Electronic supplementary material
The online version of this article (doi:10.1007/s00418-012-1070-9) contains supplementary material, which is available to authorized users.
Cytoskeleton; Muscle fiber; Myosin VI; Neuromuscular junction; Nucleus; Sarcoplasmic reticulum
The expression and function of embryonic myosin heavy chain (eMYH) has not been investigated within the early developing heart. This is despite the knowledge that other structural proteins, such as alpha and beta myosin heavy chains and cardiac alpha actin, play crucial roles in atrial septal development and cardiac function. Most cases of atrial septal defects and cardiomyopathy are not associated with a known causative gene, suggesting that further analysis into candidate genes is required. Expression studies localised eMYH in the developing chick heart. eMYH knockdown was achieved using morpholinos in a temporal manner and functional studies were carried out using electrical and calcium signalling methodologies. Knockdown in the early embryo led to abnormal atrial septal development and heart enlargement. Intriguingly, action potentials of the eMYH knockdown hearts were abnormal in comparison with the alpha and beta myosin heavy chain knockdowns and controls. Although myofibrillogenesis appeared normal, in knockdown hearts the tissue integrity was affected owing to apparent focal points of myocyte loss and an increase in cell death. An expression profile of human skeletal myosin heavy chain genes suggests that human myosin heavy chain 3 is the functional homologue of the chick eMYH gene. These data provide compelling evidence that eMYH plays a crucial role in important processes in the early developing heart and, hence, is a candidate causative gene for atrial septal defects and cardiomyopathy.
Atrial septal development; Cardiomyopathy; Myosin; Chick
Phosphorylation of the muscle-specific formin splice variant FHOD3 by CK2 regulates its stability, myofibril targeting, and myofibril integrity.
Members of the formin family are important for actin filament nucleation and elongation. We have identified a novel striated muscle–specific splice variant of the formin FHOD3 that introduces a casein kinase 2 (CK2) phosphorylation site. The specific targeting of muscle FHOD3 to the myofibrils in cardiomyocytes is abolished in phosphomutants or by the inhibition of CK2. Phosphorylation of muscle FHOD3 also prevents its interaction with p62/sequestosome 1 and its recruitment to autophagosomes. Furthermore, we show that muscle FHOD3 efficiently promotes the polymerization of actin filaments in cardiomyocytes and that the down-regulation of its expression severely affects myofibril integrity. In murine and human cardiomyopathy, we observe reduced FHOD3 expression with a concomitant isoform switch and change of subcellular targeting. Collectively, our data suggest that a muscle-specific isoform of FHOD3 is required for the maintenance of the contractile structures in heart muscle and that its function is regulated by posttranslational modification.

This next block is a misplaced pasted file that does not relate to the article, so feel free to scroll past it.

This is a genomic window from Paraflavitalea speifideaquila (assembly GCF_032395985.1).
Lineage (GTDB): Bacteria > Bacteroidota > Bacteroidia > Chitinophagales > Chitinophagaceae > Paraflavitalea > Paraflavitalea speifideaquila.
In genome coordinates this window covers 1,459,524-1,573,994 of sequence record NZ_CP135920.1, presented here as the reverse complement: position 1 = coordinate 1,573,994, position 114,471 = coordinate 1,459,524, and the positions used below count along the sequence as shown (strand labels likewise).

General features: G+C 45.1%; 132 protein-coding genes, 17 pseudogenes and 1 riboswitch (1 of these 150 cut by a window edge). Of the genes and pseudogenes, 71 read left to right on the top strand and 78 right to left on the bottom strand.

Cellular adhesion mediated by cardiac desmosomes is a prerequisite for proper electric propagation mediated by gap junctions in the myocardium. However, the molecular principles underlying this interdependence are not fully understood.
The purpose of this study was to determine potential causes of right ventricular conduction abnormalities in a patient with borderline diagnosis of arrhythmogenic right ventricular cardiomyopathy.
To assess molecular changes, the patient's myocardial tissue was analyzed for altered desmosomal and gap junction (connexin43) protein levels and localization. In vitro functional studies were performed to characterize the consequences of the desmosomal mutations.